Which Side of the Package Do You See?

August 19th, 2011 by Amy Gonsalves Leave a reply »

Do you look at the front of the package when you decide to buy food in a package, or do you look at the nutritional information label?

You have to love/hate the fact the US Food and Drug Administration works continuously to inform the public about what we have in front of us and how to make “wise choices” about what we put in our mouths. 

They even have a 30 minute video on the FDA website about the food label!

They want you to pay attention to three things on the label: calories, serving size, and percent daily value.  It’s a relatively entertaining video.  (Well, at least the first 3 minutes of it are relatively entertaining… my attention span is not 30 minutes long when it comes to a nutritional label.)  It isn’t a Disney production—it’s more like a video for science class.  But still.

And when was the last time any of us paid attention to only THREE things when it came to food?!

Having lived with type one diabetes for most of my life and having counted weight watchers points for years, me and that label are pretty familiar.

Now, it matters that you understand you have to agree that what the FDA says is true for you and your body before you continue reading this.  If you don’t agree, you need to know that and you need to be willing to discover for yourself what works and is good for YOU.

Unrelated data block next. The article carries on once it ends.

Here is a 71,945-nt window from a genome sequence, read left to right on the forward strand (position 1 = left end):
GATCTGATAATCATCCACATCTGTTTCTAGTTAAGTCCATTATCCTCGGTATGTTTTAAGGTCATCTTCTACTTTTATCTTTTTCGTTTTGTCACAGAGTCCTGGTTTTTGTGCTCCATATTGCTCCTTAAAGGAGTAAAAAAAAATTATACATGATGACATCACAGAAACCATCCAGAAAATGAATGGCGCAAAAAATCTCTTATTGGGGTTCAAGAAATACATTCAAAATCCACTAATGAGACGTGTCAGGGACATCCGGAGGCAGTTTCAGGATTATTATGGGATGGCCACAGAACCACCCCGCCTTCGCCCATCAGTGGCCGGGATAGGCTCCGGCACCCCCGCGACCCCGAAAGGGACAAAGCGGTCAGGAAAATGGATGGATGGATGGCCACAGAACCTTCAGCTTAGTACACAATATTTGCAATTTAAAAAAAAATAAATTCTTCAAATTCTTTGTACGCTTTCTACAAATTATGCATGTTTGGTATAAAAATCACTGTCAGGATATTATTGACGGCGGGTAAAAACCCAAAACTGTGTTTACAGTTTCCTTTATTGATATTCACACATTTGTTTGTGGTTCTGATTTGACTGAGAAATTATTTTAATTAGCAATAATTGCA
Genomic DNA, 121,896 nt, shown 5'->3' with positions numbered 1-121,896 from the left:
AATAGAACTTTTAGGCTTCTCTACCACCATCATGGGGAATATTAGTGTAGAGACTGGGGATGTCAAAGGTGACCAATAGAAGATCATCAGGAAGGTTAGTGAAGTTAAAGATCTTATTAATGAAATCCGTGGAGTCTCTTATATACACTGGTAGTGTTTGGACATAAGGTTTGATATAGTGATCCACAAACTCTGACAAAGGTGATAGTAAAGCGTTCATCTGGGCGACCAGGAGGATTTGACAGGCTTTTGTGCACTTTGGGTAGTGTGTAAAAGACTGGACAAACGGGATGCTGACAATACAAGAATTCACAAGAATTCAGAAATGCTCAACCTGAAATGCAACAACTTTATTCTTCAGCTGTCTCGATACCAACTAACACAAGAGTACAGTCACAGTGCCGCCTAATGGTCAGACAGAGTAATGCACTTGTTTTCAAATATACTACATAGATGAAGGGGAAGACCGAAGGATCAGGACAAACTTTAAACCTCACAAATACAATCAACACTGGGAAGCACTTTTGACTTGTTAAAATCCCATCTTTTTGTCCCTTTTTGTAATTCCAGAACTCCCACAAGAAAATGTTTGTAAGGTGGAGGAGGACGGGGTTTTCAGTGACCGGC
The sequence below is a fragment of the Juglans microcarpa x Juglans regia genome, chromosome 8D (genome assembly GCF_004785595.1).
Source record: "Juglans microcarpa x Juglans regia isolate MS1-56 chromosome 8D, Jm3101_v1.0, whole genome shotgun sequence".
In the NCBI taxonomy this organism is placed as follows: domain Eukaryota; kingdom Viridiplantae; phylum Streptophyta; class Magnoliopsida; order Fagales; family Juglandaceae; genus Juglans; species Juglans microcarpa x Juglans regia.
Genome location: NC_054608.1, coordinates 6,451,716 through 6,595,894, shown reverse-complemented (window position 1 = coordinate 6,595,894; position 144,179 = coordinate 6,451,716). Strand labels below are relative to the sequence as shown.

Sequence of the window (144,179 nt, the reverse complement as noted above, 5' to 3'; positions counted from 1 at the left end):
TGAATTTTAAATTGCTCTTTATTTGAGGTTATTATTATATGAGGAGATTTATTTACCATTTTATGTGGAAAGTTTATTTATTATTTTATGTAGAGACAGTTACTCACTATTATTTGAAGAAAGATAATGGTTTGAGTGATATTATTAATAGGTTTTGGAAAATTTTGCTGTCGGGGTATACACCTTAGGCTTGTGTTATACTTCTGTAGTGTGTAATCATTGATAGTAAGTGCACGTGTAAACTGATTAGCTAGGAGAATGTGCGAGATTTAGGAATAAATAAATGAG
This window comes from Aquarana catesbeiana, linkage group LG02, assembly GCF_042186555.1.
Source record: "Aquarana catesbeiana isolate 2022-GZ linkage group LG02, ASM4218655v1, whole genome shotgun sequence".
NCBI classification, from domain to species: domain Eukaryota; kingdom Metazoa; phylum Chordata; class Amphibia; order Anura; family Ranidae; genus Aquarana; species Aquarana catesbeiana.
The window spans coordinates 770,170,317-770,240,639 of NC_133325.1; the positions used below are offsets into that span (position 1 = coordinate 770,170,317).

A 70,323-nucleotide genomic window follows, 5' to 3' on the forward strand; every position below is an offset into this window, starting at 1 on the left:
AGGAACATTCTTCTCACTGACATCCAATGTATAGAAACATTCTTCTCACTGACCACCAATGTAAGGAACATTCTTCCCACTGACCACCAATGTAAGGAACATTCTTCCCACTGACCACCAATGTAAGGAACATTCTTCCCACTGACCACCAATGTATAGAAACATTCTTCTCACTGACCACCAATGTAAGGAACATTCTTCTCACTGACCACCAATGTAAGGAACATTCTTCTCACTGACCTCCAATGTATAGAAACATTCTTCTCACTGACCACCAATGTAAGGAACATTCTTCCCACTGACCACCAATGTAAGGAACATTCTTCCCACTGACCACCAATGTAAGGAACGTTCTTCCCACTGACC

So getting back to the package: do you look at the information box with carbohydrates, fat, and calories and beyond or do you care more about information on the front, enticing you to purchase?

Sayings like “natural” and “gluten free” and “low fat” and “high fiber”.  Those that sound REALLY HEALTHY and encourage us to buy it and eat it
without thinking much more about it.  The government calls them “nutrient content claims” and “health claims” and “allergy information”… and they have some work to do when it comes to these claims plastered on the box!

The FDA has almost as much work to do when it comes to these claims as each of us have when it comes to making good healthy choices for ourselves and our families.

The FDA did start to require additional words when claims are made, in addition to requiring the claims fit within the guidelines (like containing 51% or more whole grain ingredients by weight per reference amount customarily consumed).  At this point, however, I fear these words are like that certain Surgeon General’s WARNING millions of smokers no longer even see.

Also: 2,000 calories is a LOT of food when it comes down to it.  So making decisions based on the information listed for a 2,000 calorie/day diet when a 2,000 calorie diet is way too much for YOU doesn’t make as much sense.  You have to make a lot of calculations.

But wait; if you live with diabetes, that’s what you’re doing anyway!

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